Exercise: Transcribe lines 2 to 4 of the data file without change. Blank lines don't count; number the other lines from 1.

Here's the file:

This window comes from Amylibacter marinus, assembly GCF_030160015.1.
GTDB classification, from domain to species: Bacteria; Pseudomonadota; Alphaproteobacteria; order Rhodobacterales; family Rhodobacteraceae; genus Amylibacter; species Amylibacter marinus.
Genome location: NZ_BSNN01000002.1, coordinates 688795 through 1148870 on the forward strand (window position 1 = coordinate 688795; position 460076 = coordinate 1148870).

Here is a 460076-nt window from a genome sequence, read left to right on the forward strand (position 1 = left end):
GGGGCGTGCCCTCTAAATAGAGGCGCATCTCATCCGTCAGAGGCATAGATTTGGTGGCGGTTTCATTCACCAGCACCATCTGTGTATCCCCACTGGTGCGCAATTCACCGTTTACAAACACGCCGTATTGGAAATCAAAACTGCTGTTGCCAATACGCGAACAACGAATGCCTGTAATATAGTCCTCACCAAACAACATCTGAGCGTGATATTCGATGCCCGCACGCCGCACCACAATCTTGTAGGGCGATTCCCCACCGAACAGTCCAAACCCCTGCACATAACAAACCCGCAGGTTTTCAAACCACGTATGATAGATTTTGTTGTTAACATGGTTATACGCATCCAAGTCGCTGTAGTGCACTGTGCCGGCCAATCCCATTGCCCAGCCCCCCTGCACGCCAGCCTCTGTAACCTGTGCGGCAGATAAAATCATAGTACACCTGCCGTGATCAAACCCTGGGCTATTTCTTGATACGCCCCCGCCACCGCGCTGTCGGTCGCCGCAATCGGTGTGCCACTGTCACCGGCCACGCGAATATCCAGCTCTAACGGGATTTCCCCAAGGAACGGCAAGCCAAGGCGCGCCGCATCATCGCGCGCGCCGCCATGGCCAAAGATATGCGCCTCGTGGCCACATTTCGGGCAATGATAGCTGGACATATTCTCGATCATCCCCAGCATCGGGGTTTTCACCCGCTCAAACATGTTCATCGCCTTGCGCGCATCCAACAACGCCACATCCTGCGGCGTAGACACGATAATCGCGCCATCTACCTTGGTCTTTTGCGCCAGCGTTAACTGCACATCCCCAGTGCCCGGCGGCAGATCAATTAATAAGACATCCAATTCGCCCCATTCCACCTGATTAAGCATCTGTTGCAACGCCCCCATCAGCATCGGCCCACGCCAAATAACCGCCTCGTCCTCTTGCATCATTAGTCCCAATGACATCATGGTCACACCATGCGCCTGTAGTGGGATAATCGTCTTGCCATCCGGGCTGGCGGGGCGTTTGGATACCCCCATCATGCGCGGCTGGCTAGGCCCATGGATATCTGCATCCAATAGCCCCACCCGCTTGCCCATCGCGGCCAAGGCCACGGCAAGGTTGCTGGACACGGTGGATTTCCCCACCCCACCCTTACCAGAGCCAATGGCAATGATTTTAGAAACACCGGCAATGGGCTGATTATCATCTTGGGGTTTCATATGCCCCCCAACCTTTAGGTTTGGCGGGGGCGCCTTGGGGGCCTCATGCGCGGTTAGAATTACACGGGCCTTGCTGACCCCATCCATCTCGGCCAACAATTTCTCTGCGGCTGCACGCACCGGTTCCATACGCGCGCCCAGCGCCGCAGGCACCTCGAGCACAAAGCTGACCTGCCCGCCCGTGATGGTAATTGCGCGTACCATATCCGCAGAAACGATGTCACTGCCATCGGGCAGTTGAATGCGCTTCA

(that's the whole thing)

GTDB classification, from domain to species: Bacteria; Pseudomonadota; Alphaproteobacteria; order Rhodobacterales; family Rhodobacteraceae; genus Amylibacter; species Amylibacter marinus.
Genome location: NZ_BSNN01000002.1, coordinates 688795 through 1148870 on the forward strand (window position 1 = coordinate 688795; position 460076 = coordinate 1148870).

Here is a 460076-nt window from a genome sequence, read left to right on the forward strand (position 1 = left end):